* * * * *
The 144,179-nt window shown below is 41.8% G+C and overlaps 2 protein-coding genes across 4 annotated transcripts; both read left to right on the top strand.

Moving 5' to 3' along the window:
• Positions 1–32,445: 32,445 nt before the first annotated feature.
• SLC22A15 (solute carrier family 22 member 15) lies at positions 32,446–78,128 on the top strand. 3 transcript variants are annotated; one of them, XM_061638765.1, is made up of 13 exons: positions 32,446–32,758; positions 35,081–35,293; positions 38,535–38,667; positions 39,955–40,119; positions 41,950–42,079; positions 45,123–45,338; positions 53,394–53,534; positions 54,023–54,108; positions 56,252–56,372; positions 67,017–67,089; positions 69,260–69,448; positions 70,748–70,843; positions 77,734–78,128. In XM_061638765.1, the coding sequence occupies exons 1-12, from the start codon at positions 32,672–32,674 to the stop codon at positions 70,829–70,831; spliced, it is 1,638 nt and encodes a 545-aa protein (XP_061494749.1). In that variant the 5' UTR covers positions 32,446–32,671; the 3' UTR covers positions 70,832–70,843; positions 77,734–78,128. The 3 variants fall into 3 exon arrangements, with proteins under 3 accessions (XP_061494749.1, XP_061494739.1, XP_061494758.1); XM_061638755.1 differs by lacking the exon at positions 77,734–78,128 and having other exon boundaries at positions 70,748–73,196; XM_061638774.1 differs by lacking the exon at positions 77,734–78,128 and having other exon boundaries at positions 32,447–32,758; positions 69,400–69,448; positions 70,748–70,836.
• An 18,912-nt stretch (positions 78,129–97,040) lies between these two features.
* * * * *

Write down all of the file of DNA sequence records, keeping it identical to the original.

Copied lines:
The 144,179-nt window shown below is 41.8% G+C and overlaps 2 protein-coding genes across 4 annotated transcripts; both read left to right on the top strand.

Moving 5' to 3' along the window:
• Positions 1–32,445: 32,445 nt before the first annotated feature.
• SLC22A15 (solute carrier family 22 member 15) lies at positions 32,446–78,128 on the top strand. 3 transcript variants are annotated; one of them, XM_061638765.1, is made up of 13 exons: positions 32,446–32,758; positions 35,081–35,293; positions 38,535–38,667; positions 39,955–40,119; positions 41,950–42,079; positions 45,123–45,338; positions 53,394–53,534; positions 54,023–54,108; positions 56,252–56,372; positions 67,017–67,089; positions 69,260–69,448; positions 70,748–70,843; positions 77,734–78,128. In XM_061638765.1, the coding sequence occupies exons 1-12, from the start codon at positions 32,672–32,674 to the stop codon at positions 70,829–70,831; spliced, it is 1,638 nt and encodes a 545-aa protein (XP_061494749.1). In that variant the 5' UTR covers positions 32,446–32,671; the 3' UTR covers positions 70,832–70,843; positions 77,734–78,128. The 3 variants fall into 3 exon arrangements, with proteins under 3 accessions (XP_061494749.1, XP_061494739.1, XP_061494758.1); XM_061638755.1 differs by lacking the exon at positions 77,734–78,128 and having other exon boundaries at positions 70,748–73,196; XM_061638774.1 differs by lacking the exon at positions 77,734–78,128 and having other exon boundaries at positions 32,447–32,758; positions 69,400–69,448; positions 70,748–70,836.
• An 18,912-nt stretch (positions 78,129–97,040) lies between these two features.